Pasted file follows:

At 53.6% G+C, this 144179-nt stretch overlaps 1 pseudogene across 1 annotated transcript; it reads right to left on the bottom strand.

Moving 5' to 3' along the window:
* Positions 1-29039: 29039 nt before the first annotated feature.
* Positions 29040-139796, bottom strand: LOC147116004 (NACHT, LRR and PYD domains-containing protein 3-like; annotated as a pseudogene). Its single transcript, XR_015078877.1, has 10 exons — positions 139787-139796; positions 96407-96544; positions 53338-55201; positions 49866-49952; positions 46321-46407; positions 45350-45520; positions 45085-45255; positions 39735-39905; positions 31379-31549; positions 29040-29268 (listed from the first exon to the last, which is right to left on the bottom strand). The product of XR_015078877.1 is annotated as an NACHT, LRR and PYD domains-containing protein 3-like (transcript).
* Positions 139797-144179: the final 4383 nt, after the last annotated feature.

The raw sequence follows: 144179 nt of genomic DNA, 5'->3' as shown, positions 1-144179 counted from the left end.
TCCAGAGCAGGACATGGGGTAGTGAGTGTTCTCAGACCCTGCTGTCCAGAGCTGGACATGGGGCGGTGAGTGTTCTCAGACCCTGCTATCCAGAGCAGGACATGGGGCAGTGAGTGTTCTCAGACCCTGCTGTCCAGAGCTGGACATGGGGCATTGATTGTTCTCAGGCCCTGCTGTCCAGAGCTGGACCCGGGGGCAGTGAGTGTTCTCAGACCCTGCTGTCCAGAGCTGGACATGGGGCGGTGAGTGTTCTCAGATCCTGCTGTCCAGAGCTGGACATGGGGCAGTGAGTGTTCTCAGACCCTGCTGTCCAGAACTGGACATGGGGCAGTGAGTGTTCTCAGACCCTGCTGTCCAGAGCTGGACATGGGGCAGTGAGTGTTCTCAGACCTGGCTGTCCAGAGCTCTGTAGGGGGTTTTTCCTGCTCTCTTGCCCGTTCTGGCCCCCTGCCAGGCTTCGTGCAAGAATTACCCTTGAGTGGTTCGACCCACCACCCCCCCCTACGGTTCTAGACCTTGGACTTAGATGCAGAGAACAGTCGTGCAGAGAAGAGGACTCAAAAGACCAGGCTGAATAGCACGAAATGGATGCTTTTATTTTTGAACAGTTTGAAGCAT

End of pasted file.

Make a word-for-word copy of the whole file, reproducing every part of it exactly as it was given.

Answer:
At 53.6% G+C, this 144179-nt stretch overlaps 1 pseudogene across 1 annotated transcript; it reads right to left on the bottom strand.

Moving 5' to 3' along the window:
* Positions 1-29039: 29039 nt before the first annotated feature.
* Positions 29040-139796, bottom strand: LOC147116004 (NACHT, LRR and PYD domains-containing protein 3-like; annotated as a pseudogene). Its single transcript, XR_015078877.1, has 10 exons — positions 139787-139796; positions 96407-96544; positions 53338-55201; positions 49866-49952; positions 46321-46407; positions 45350-45520; positions 45085-45255; positions 39735-39905; positions 31379-31549; positions 29040-29268 (listed from the first exon to the last, which is right to left on the bottom strand). The product of XR_015078877.1 is annotated as an NACHT, LRR and PYD domains-containing protein 3-like (transcript).
* Positions 139797-144179: the final 4383 nt, after the last annotated feature.

The raw sequence follows: 144179 nt of genomic DNA, 5'->3' as shown, positions 1-144179 counted from the left end.
TCCAGAGCAGGACATGGGGTAGTGAGTGTTCTCAGACCCTGCTGTCCAGAGCTGGACATGGGGCGGTGAGTGTTCTCAGACCCTGCTATCCAGAGCAGGACATGGGGCAGTGAGTGTTCTCAGACCCTGCTGTCCAGAGCTGGACATGGGGCATTGATTGTTCTCAGGCCCTGCTGTCCAGAGCTGGACCCGGGGGCAGTGAGTGTTCTCAGACCCTGCTGTCCAGAGCTGGACATGGGGCGGTGAGTGTTCTCAGATCCTGCTGTCCAGAGCTGGACATGGGGCAGTGAGTGTTCTCAGACCCTGCTGTCCAGAACTGGACATGGGGCAGTGAGTGTTCTCAGACCCTGCTGTCCAGAGCTGGACATGGGGCAGTGAGTGTTCTCAGACCTGGCTGTCCAGAGCTCTGTAGGGGGTTTTTCCTGCTCTCTTGCCCGTTCTGGCCCCCTGCCAGGCTTCGTGCAAGAATTACCCTTGAGTGGTTCGACCCACCACCCCCCCCTACGGTTCTAGACCTTGGACTTAGATGCAGAGAACAGTCGTGCAGAGAAGAGGACTCAAAAGACCAGGCTGAATAGCACGAAATGGATGCTTTTATTTTTGAACAGTTTGAAGCAT